However, it was Democratic lawmakers who began pressing the point on Dobelle's spending, including personal use of University of Hawaii Foundation funds and his hiring of highly paid assistants.
On July 6, 2003, House Higher Education Committee Chairman K. Mark Takai (D, Newtown-Pearl City), Sen. Donna Mercado Kim (D, Kalihi Valley-Halawa), retired professor Ralph Moberly and UH official Amy Agbayani, a veteran Democratic Party insider, co-authored an article highly critical of the UH president.
"In Dobelle's two years, we see an institution where student tuition is being raised while administrative salaries are boosted by more than $4 million, where substance and services take a back seat to marketing and public relations, and where a globe-trotting president fails to bring home the money he promised," the article said.
Takai said he initiated a search for Dobelle's spending and travel records after the president and his top aides didn't show up at a House Higher Education Committee meeting on April 16, 2003, to answer questions about the $200,000 President's Protocol and Support Fund at the University of Hawaii Foundation, the legally separate nonprofit organization that raises funds for the school. It's to be spent on things that the president feels will advance the university.
Dobelle had notified the committee he would be at a mainland conference that day, but Takai said his staff checked with conference officials and determined Dobelle did not attend.
The lawmaker, who once headed the UH student body government and Manoa campus student newspaper, said a check of travel documents showed Dobelle was on Oahu that day.
"So in effect, he lied to us," said Takai, who added that the Dobelle spending and travel records obtained by the committee were turned over to the Board of Regents and likely prompted a private audit ordered by the regents. The report on that audit has yet to be made public.
State Auditor Marion Higa got into the act last November, threatening to use subpoenas to get financial documents from the University of Hawaii Foundation.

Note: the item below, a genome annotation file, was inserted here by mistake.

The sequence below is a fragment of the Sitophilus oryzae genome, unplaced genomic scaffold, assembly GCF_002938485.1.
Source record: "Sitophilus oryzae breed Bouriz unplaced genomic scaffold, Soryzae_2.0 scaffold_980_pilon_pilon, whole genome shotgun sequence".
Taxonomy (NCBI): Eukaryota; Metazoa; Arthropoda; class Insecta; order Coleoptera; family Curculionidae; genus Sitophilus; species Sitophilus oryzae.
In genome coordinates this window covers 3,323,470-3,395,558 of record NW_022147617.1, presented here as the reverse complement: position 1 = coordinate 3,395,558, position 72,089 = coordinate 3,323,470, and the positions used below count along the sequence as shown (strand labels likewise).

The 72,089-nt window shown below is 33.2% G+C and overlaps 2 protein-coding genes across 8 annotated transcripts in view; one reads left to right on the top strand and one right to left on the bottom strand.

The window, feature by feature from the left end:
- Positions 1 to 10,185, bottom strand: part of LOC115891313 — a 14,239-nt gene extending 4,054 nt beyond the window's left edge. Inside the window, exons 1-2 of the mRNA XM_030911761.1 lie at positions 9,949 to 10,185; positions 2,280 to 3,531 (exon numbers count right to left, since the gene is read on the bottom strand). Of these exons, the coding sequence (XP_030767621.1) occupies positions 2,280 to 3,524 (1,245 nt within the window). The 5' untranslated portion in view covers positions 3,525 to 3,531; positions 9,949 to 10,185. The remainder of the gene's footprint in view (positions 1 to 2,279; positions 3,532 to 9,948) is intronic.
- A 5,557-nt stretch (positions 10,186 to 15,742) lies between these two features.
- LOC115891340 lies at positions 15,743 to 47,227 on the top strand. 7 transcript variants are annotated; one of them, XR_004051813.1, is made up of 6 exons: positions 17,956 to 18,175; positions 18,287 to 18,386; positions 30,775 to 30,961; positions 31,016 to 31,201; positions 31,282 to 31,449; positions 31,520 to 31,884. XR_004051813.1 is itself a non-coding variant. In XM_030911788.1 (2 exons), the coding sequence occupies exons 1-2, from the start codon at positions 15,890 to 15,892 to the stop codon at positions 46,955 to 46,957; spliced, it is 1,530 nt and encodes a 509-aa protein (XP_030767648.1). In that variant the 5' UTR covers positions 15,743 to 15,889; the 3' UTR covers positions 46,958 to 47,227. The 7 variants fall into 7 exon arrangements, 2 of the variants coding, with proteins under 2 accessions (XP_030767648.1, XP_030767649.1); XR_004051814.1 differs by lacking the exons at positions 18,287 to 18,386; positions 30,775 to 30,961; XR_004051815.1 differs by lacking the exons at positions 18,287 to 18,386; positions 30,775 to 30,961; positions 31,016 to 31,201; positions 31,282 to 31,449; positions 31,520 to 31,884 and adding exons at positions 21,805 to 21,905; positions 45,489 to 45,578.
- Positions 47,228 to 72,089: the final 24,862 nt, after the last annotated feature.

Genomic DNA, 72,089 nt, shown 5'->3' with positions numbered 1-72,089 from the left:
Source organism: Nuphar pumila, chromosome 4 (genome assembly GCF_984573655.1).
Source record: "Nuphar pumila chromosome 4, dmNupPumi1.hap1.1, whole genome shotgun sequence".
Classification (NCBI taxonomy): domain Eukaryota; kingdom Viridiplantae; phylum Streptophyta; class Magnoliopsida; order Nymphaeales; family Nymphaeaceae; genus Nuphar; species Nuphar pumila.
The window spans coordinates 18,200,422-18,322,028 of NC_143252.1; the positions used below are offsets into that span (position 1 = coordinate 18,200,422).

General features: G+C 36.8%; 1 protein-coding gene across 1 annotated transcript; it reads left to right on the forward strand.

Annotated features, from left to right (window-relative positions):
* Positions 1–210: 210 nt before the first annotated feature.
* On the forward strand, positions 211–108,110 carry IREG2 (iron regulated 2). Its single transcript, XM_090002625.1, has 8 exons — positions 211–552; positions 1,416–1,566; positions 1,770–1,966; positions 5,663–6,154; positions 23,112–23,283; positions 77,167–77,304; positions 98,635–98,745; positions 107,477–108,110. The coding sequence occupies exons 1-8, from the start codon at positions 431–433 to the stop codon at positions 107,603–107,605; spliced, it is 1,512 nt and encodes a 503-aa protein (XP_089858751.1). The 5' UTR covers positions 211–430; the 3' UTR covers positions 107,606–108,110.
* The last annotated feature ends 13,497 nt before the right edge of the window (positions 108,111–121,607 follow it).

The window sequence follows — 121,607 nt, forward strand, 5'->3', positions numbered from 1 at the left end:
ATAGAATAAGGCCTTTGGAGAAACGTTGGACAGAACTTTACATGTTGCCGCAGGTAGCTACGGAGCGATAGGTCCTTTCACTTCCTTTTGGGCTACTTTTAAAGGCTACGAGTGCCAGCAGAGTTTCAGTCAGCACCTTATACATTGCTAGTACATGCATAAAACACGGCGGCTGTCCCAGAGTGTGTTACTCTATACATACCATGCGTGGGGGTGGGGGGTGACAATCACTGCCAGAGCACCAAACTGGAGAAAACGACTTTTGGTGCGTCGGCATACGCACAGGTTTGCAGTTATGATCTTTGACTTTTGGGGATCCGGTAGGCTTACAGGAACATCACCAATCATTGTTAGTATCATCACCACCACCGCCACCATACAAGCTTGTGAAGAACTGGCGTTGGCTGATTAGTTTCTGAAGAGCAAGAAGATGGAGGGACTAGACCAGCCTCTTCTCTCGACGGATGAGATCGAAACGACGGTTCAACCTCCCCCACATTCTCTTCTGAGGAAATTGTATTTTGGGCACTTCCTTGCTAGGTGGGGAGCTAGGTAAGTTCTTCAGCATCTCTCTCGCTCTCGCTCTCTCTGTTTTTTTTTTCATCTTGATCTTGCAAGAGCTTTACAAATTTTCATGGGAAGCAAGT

Higa's pursuit of the documents followed an audit report she released in March 2003 questioning some uses of the university's Tuition and Fees Special Fund under the foundation's $2.35 million 2002 contract with the school.
Relations between Dobelle and a Board of Regents, whose membership was becoming dominated by Lingle appointees, went south last fall when he objected to the way his 2003 evaluation was being handled, demanding that the proceedings be kept private.
Several regents, speaking at the time on condition of anonymity, said at one closed-door meeting Dobelle threatened to sue the board if they insisted on making the evaluation public.
In December, the board voted not to renew the contract of J.R.W. "Wick" Sloane, the university's chief financial officer who was part of Dobelle's imported management team and whose wife headed the University of Hawaii Foundation.
By January, state lawmakers were pressing Dobelle on his promise that he would raise $150 million in private money to match the state's $150 million to build the now nearly completed university medical school in Kakaako. He said he had finalized a fund-raising plan but had not yet approached anyone.
In February, the board began a new evaluation of Dobelle, headed up by Lagareta, a Lingle confidante and key Lingle campaign official in the 2002 governor's race.
The tone for the new evaluation no doubt was set in April, when the previously confidential and highly critical report on Dobelle's 2003 evaluation was made public at the direction of the state Office of Information Practices.
That report chided Dobelle's "lavish spending," "wholesale escalation of executive salaries" and the hiring of former Dobelle colleagues, which it said was widely viewed as cronyism.
Dobelle called the report "somewhat unprofessional" and said it contained "an enormous amount of misinformation, misstatements, mischaracterizations that do concern me."
The timing of the release of the 2004 evaluation that led to Dobelle's dismissal apparently is in the hands of the regents' lawyer.